Ancient Monuments

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Barney Hill,enclosure

A Scheduled Monument in Haddington and Lammermuir, East Lothian

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Coordinates

Latitude: 55.9745 / 55°58'28"N

Longitude: -2.782 / 2°46'55"W

OS Eastings: 351292

OS Northings: 675997

OS Grid: NT512759

Mapcode National: GBR 2R.WQXM

Mapcode Global: WH7TY.73H6

Entry Name: Barney Hill,enclosure

Scheduled Date: 10 June 1994

Source: Historic Environment Scotland

Source ID: SM6031

Schedule Class: Cultural

Category: Prehistoric domestic and defensive: enclosure (domestic or defensive)

Location: Haddington

County: East Lothian

Electoral Ward: Haddington and Lammermuir

Traditional County: East Lothian

Description

The monument comprises the remains of an enclosed settlement of prehistoric date surviving as a series of slight earthworks and clearly visible on oblique aerial photographs as a combination of earthworks and vegetation marks.

The site occupies the summit of Barney Hill at around 180m OD and commands extensive views over the surrounding area except to the NW where it is overlooked by the higher summits of the Garleton Hills. The enclosure is defined by a single bank and ditch, the former spread to a width of up to 8m and the latter visible on aerial photographs with an approximate width of 6-8m.

The enclosure is an oblong with approximate dimensions of 150m ENE-WSW by 110m. At least one circular structure is visible in the centre of the enclosure. This is formed by an annular bank and has an overall diameter of approximately 12m. The structure is overlain by a modern fenced enclosure which surrounds a series of modern huts and a mast. A ruined but relatively modern structure lies to the N outside this fenced enclosure but within the prehistoric enclosure.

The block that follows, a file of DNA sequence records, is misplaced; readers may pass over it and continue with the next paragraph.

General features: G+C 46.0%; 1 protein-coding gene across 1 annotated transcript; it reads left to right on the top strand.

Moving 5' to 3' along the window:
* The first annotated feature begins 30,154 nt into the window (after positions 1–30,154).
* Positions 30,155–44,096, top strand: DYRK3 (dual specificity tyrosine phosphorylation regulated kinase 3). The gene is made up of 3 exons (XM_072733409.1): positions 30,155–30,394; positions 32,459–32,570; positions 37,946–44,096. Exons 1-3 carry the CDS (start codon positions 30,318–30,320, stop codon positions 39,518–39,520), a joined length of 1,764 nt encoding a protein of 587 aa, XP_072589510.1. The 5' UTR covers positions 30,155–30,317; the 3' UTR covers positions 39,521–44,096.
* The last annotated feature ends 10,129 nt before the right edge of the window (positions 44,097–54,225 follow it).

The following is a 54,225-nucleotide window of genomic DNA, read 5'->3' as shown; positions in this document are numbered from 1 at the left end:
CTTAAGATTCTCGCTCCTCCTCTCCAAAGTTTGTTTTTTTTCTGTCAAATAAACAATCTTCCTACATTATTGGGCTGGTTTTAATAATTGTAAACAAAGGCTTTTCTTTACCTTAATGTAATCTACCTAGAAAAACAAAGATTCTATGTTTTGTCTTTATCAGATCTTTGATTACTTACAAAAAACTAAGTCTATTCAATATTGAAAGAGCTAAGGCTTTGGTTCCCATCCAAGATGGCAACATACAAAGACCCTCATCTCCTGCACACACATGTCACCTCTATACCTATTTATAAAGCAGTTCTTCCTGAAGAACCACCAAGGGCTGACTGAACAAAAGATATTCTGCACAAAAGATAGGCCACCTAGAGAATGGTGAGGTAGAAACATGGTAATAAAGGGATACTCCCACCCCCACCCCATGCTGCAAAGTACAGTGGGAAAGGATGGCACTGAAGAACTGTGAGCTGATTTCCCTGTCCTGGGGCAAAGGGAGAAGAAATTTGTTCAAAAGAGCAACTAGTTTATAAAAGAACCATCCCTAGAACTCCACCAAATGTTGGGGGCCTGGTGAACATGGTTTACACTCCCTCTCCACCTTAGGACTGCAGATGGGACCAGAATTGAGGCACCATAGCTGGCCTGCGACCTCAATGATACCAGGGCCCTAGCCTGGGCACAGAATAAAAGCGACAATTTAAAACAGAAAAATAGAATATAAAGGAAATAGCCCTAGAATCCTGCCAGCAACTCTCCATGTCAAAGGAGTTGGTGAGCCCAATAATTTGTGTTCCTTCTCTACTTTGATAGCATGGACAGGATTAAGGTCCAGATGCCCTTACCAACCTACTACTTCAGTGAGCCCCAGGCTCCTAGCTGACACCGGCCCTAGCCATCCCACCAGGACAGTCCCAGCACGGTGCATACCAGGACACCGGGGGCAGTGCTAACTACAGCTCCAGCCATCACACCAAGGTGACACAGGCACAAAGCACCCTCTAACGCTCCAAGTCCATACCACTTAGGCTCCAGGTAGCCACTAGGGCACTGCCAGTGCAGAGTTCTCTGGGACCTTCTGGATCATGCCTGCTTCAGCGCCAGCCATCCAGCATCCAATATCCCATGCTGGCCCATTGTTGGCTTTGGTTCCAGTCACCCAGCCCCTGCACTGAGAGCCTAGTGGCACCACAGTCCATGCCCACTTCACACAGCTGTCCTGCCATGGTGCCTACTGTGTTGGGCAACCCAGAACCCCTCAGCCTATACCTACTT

The area to be scheduled encompasses the visible features and an area around them in which traces of associated activity may be expected to survive. It is circular with a diameter of 160m as marked in red on the accompanying map. The repair, maintenance and/or removal of the existing fenced enclosure and the buildings within it are exempt from the provisions of the scheduling.

Source: Historic Environment Scotland

Statement of Scheduling

The monument is of national importance because of its potential to add to our understanding of prehistoric settlement and economy. The chronological and functional relationships between this enclosed settlement and the multivallate fort of kae Heughs some 400m to the NNE will be of importance in accessing the organisation of prehistoric settlement and economy in lowland Scotland.

Source: Historic Environment Scotland

Sources

Bibliography

RCAHMS records the monument as NT 57 NW 91.

Source: Historic Environment Scotland

Other nearby scheduled monuments

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